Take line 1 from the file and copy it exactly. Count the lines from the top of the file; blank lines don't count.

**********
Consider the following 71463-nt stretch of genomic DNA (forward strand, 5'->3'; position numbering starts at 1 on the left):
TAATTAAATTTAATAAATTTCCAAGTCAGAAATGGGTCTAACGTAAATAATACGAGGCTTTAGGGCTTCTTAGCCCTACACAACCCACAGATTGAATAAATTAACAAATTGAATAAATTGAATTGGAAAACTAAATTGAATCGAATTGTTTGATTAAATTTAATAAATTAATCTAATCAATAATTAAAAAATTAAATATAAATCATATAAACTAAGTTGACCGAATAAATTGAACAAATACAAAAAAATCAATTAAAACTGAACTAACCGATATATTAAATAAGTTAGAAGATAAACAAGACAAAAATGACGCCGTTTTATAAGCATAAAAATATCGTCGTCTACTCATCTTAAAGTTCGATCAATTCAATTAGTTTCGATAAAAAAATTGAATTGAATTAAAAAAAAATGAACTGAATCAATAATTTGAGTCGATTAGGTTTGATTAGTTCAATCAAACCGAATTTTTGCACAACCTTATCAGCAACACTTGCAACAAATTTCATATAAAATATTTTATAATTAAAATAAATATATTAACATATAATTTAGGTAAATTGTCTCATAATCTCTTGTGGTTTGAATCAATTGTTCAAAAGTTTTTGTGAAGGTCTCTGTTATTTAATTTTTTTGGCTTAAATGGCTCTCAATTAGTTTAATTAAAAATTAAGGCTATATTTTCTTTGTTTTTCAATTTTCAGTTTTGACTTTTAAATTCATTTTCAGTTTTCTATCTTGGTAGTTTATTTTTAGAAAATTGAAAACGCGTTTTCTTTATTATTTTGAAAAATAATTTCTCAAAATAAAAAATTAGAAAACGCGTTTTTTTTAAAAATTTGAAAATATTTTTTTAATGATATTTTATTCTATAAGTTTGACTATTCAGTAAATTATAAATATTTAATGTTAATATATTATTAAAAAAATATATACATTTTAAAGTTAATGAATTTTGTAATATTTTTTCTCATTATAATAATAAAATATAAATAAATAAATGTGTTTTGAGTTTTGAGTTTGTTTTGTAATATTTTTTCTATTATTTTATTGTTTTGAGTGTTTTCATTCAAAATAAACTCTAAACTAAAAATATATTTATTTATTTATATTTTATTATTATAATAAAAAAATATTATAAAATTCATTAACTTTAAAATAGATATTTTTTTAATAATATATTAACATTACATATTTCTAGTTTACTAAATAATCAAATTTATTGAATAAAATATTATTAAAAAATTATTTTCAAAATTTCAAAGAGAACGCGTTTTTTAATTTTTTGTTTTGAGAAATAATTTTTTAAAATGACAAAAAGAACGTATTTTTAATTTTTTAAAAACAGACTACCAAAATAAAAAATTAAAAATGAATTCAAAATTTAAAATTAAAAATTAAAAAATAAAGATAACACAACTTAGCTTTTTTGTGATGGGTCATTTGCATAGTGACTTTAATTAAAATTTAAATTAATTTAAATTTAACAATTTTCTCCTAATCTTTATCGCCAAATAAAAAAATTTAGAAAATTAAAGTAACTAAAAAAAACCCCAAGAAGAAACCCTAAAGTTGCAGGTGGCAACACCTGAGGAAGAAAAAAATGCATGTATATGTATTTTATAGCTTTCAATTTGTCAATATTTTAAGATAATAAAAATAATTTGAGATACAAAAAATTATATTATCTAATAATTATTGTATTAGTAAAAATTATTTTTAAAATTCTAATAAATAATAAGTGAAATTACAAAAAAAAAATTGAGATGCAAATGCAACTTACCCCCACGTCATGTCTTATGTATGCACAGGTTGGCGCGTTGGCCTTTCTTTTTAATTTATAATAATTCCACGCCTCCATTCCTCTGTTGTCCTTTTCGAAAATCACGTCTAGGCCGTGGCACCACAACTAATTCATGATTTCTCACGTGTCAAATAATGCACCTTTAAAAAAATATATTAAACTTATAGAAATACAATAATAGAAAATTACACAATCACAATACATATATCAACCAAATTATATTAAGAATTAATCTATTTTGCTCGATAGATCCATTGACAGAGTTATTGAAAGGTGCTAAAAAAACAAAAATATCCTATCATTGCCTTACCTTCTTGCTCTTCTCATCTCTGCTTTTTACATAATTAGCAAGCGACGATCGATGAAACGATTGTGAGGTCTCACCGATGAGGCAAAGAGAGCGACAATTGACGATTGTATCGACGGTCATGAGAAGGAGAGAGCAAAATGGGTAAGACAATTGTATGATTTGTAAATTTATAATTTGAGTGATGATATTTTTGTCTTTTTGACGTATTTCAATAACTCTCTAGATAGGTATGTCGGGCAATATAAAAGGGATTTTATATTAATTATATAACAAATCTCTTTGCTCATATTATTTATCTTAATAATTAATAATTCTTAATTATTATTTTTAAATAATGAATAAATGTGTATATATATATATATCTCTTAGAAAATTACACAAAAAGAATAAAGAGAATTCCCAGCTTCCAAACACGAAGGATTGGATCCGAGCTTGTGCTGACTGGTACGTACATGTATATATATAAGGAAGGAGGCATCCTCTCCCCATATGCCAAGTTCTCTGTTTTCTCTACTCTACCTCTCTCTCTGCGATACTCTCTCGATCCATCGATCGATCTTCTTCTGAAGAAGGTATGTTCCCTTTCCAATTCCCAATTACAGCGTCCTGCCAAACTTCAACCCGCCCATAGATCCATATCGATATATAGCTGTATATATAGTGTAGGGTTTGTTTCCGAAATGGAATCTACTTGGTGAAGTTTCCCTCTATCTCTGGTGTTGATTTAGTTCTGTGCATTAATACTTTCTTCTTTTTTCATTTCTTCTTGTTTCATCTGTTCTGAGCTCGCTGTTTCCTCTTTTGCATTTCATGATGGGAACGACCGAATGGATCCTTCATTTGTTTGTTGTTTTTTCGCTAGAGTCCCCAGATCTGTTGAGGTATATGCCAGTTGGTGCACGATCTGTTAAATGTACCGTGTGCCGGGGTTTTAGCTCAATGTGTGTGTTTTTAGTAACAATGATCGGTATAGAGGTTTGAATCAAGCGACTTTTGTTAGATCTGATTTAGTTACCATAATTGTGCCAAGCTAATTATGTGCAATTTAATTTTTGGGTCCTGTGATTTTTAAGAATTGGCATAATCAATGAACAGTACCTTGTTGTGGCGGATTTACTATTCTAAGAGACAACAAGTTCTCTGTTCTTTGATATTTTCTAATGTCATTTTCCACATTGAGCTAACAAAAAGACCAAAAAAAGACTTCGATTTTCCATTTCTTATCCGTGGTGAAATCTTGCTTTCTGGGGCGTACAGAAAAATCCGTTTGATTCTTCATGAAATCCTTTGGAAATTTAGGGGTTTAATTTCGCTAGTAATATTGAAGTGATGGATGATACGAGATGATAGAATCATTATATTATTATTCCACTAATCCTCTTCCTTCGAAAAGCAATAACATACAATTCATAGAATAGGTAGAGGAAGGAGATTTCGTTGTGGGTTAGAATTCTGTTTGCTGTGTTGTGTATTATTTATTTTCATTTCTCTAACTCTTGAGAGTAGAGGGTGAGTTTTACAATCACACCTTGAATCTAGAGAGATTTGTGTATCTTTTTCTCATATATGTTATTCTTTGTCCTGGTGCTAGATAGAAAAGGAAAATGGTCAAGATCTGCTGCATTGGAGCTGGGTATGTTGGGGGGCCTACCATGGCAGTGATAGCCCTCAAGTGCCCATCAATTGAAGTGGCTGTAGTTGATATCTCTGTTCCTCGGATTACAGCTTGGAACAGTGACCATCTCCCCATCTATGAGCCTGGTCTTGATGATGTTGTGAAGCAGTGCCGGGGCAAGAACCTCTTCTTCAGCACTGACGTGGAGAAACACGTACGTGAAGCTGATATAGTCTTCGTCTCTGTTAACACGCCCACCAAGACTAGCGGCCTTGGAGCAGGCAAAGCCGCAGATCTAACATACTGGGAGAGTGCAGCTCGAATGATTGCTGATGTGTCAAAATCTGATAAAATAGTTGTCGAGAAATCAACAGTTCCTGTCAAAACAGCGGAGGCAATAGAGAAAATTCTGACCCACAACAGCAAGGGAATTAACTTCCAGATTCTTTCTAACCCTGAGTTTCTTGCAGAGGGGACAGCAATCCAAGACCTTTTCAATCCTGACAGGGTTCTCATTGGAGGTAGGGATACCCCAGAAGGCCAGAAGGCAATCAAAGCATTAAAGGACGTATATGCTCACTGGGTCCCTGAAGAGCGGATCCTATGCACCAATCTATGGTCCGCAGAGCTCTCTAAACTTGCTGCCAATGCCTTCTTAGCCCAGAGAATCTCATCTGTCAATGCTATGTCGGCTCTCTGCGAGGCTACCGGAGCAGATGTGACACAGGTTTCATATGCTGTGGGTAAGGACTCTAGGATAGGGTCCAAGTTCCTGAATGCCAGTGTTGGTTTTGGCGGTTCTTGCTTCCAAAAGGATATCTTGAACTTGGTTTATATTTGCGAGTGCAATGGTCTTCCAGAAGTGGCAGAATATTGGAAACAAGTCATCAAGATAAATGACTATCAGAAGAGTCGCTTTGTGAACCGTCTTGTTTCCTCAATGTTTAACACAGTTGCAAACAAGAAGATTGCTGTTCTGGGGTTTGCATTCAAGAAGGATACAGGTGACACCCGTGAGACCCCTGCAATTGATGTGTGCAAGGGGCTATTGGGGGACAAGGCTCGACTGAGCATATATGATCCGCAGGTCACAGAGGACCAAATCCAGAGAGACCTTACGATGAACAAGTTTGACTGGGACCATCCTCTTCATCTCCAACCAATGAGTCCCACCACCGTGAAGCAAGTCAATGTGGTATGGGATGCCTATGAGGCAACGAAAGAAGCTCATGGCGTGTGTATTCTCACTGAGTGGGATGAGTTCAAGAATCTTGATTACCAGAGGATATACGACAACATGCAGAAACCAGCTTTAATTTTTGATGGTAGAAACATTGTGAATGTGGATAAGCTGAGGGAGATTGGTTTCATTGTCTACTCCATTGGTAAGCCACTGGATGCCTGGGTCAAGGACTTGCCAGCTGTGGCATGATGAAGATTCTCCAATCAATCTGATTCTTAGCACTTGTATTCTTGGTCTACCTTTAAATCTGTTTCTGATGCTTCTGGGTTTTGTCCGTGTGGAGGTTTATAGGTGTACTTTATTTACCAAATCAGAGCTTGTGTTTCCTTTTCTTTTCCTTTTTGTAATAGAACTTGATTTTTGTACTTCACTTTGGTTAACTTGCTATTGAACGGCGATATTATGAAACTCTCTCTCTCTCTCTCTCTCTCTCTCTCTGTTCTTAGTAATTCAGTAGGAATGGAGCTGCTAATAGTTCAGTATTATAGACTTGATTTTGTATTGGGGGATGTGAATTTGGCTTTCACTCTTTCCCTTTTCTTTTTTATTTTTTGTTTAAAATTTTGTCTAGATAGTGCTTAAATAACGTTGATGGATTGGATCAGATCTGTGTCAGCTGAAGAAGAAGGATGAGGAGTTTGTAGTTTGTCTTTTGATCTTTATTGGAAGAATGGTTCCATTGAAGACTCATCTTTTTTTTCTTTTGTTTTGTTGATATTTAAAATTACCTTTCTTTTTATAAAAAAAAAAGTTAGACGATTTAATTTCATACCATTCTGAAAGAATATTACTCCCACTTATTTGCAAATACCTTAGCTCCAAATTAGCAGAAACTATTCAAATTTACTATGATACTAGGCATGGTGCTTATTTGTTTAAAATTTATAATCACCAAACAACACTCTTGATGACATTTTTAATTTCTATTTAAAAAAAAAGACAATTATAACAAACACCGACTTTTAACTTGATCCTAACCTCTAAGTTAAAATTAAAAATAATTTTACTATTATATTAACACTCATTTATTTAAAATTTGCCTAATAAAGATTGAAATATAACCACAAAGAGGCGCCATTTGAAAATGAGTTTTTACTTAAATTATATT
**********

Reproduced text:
Consider the following 71463-nt stretch of genomic DNA (forward strand, 5'->3'; position numbering starts at 1 on the left):